Tour de France Stage 17
Each year in July, close to 200 professional cyclists converge on France for the most prestigious and grueling bike race in the world: the Tour de France.
The three-week stage race traverses France with excursions into neighboring countries, scaling peaks in both the Pyrenees in the south and the Alps in the east. The race always finishes in front of hundreds of thousands of fans along the Champs-Ã‰lysÃ©es, a famous Paris street.
This image from the Enhanced Thematic Mapper Plus sensor on NASA's Landsat satellite shows the terrain of the 17th stage of the raceâ€”the final day in the mountainous terrain of the Alps. The stage starts in the town of Saint-Jean-de-Maurienne and finishes in Morzine; the day's ride is 200.5 kilometers (124.6 miles.) From Saint-Jean-de-Maurienne, the route takes riders north, roughly following the route of the Arc River, which flows northwest, where it eventually meats the Arly River.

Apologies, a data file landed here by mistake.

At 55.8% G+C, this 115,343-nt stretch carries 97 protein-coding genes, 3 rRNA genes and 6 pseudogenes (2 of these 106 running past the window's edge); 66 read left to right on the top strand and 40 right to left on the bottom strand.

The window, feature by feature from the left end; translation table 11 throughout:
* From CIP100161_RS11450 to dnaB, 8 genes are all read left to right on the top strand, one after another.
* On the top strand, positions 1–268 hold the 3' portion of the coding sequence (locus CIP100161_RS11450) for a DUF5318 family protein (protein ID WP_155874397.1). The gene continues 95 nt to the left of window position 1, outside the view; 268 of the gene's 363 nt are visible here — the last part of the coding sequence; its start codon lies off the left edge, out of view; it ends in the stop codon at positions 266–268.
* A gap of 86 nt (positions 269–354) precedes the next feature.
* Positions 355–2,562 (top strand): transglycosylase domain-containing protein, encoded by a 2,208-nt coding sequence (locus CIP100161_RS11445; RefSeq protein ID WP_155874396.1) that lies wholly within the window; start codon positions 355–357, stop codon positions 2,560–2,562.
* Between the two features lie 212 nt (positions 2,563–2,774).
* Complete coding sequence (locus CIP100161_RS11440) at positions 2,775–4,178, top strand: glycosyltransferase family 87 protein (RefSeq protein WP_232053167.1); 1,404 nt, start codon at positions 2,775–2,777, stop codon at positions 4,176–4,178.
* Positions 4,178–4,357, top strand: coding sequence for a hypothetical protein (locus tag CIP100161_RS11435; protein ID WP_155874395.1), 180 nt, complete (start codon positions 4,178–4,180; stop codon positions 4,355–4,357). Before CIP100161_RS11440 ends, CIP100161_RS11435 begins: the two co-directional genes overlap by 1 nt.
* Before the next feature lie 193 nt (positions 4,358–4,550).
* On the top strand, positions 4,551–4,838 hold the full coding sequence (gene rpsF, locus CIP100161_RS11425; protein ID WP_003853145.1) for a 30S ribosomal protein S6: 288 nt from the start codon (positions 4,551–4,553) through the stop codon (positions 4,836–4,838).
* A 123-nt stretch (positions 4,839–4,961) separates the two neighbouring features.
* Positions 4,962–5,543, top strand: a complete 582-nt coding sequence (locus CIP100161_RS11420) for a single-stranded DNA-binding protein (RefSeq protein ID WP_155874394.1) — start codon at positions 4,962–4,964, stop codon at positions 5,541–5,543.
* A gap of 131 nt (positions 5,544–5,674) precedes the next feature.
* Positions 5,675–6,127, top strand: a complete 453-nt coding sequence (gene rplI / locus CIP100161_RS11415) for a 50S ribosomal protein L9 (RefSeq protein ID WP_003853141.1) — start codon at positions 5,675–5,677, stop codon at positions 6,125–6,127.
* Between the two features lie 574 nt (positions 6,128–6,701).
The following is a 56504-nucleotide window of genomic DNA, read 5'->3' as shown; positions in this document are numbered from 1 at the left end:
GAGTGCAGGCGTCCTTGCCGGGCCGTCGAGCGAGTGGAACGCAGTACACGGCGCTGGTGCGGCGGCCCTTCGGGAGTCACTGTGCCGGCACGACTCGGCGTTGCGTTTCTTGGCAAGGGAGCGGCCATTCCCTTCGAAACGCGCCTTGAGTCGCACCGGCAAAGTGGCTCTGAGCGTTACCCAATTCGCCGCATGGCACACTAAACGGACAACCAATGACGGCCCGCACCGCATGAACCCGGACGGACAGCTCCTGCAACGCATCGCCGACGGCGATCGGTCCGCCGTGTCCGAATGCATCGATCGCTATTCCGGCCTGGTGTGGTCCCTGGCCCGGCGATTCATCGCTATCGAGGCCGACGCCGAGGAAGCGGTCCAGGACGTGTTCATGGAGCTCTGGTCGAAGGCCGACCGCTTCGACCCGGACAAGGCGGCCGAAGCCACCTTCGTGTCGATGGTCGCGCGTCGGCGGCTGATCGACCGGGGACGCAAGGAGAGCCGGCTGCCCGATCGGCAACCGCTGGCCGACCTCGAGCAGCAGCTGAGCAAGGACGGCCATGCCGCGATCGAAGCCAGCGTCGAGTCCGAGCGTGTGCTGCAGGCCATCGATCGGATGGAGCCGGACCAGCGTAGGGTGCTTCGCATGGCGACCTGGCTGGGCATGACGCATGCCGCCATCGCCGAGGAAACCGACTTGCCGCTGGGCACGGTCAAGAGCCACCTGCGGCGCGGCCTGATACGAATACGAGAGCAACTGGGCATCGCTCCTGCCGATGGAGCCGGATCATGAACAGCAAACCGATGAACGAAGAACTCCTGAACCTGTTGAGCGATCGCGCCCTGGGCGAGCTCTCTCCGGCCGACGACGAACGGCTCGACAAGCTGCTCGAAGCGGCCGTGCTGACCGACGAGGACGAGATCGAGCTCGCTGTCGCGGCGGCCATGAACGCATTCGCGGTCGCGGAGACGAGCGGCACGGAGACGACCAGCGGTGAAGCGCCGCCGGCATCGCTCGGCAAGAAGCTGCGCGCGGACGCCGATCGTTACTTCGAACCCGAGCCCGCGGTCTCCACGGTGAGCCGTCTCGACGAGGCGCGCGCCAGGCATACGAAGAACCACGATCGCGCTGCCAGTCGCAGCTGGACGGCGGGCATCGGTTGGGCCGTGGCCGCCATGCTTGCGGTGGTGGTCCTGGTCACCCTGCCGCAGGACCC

Beyond the Arly River, riders climb four steep passes more than 1,400 meters in altitude. The first, Col des Saises, is 1,650 meters tall, and the last, Col de Joux-Plane reaches 1,700 meters over 11.7 km with an average gradient of 8.7 percent. From Col de Joux-Plane, riders race downhill into Morzine.
Like other towns visible in the image, Morzine forms a gray spot against the green landscape of France's Savoie and Haut-Savoie regions. Geneva, Switzerland, is the grey region on the shores of Lake Geneva in the upper left corner of the image.